I laugh sometimes at my self-described agnostic friends. The laughter isn’t always “ha-ha” funny. In fact, it seldom is. It’s tinged with sadness, because I sometimes think I’ve learned more about living a Christ-like life from some of them than I have most of those I’ve run into who attend church on a regular basis.
The sadness isn’t for me, though. It’s for them. They’ve been so discouraged by what they’ve seen and heard that they don’t know the “truths” I see them live every day were once talked about by Jesus a long time ago. Might’ve saved them some time.
Gandhi was reported to have said, “I might have been a Christian except for Christians.” Unfortunately, I think I know what he meant. Though I’ve been a follower of what I interpreted Jesus to say since I was a child, the greatest emotional wounds I’ve received have been at the hands of people who call(ed) themselves Christian, yet could not step outside themselves to evaluate their own utterances and behavior and see how vastly discrepant they were from the teachings of Jesus, even if they believed that the King James Version was channeled by God instead of dictated by a Scot appointed by Queen Elizabeth I to succeed her. (And that despite the fact that she had cut off his mother’s head.)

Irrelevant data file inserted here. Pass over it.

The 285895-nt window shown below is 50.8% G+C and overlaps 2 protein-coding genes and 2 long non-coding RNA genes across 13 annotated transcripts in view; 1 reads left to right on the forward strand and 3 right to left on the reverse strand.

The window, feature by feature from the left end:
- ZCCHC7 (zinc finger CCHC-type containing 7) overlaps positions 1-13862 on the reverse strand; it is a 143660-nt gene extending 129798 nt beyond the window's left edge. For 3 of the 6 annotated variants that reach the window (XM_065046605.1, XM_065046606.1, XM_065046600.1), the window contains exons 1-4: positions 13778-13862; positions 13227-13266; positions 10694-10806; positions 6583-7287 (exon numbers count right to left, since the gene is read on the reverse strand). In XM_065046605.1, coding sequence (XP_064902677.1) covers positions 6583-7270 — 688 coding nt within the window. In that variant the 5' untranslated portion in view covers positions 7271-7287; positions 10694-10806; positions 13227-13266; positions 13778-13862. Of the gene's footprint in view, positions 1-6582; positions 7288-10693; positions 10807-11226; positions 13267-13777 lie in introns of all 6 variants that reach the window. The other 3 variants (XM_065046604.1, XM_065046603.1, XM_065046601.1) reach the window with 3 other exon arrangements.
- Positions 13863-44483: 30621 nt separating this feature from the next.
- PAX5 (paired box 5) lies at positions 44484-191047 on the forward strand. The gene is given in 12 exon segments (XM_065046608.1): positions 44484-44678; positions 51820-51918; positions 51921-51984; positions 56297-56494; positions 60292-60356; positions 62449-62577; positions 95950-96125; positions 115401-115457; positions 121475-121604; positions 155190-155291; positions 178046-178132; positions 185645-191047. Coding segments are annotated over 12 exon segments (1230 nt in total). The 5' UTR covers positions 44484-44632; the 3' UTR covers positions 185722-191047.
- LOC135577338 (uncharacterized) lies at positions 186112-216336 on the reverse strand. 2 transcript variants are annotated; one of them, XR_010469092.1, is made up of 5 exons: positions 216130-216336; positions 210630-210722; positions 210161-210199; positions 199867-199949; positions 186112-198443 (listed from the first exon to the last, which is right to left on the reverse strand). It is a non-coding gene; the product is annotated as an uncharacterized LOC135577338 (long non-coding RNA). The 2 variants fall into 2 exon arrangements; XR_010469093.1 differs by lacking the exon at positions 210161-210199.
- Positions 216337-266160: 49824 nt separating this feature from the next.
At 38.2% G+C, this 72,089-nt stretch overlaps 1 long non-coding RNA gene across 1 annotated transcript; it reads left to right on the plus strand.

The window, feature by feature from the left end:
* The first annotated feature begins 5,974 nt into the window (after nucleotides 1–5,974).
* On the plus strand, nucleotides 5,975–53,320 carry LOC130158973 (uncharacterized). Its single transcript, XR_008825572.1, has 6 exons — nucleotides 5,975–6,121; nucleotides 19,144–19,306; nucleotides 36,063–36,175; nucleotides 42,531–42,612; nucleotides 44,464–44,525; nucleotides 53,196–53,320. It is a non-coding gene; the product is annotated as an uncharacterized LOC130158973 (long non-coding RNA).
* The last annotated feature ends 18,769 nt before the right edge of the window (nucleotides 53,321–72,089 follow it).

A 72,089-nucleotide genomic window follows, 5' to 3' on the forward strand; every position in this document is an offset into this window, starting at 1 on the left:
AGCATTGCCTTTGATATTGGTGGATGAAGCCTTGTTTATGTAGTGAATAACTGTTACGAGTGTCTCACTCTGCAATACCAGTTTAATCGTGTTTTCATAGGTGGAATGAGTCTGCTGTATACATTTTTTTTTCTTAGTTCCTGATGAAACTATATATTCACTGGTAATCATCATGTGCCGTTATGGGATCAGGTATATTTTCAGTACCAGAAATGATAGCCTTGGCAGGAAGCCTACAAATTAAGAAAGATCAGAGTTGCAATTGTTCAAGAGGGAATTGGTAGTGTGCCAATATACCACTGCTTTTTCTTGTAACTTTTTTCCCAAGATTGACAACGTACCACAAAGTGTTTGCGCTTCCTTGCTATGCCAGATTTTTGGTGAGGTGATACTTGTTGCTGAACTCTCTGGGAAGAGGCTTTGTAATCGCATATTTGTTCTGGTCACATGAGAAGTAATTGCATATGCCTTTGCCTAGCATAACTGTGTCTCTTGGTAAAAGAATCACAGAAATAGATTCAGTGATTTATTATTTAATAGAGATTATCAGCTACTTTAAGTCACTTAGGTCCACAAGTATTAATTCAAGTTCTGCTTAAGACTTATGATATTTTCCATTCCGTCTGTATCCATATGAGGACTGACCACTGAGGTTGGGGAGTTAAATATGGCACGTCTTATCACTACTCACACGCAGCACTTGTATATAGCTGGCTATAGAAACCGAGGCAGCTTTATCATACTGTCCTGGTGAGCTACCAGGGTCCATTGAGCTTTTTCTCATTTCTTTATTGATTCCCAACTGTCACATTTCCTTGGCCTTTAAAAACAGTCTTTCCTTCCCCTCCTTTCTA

Obviously, I don’t believe that the King James Version was channeled by God. If I did, if I “took the word” of those 17th Century translators who lived in a feudal system (which dissolved into the classism we know today), then I would have to believe that the masculine-only God of their persuasion played a mighty cruel joke on me. He made me sensitive and smart, expressive in word and song—all wonderful things—and then promptly rendered me mute, unable to use those very gifts to His glory.
Why? Because I am a woman.
Fortunately, I don’t take the word of the 17th Century scribes. Or the fundamentalist denominations. I don’t even take the word of the 1st and 2nd Century guys who quoted what “they” said that “they” said that “they said” Jesus said (whoever “they” were), unless it makes sense to me in the context of my life and the experiences I’ve had two millennia later, in a time they couldn’t even have imagined. (It’s as close to the horse’s mouth as I can get, though, so I have read what they said.)
You see, I don’t have to take their words. And neither do you. I don’t think a man who reportedly said, “Lo, I am with you always,” quit talking in 33 CE. I agree wholeheartedly with Gracie Allen, who once said, “Never put a period where God has placed a comma.”
What God says to me may resonate with you. And it may not. But, if it does, there will be two of us, gathered in Her name.
They don’t know it, but those agnostic friends of mine have been right there with me many a time, and there in the midst of us…
And then again, maybe they’ve known it all along.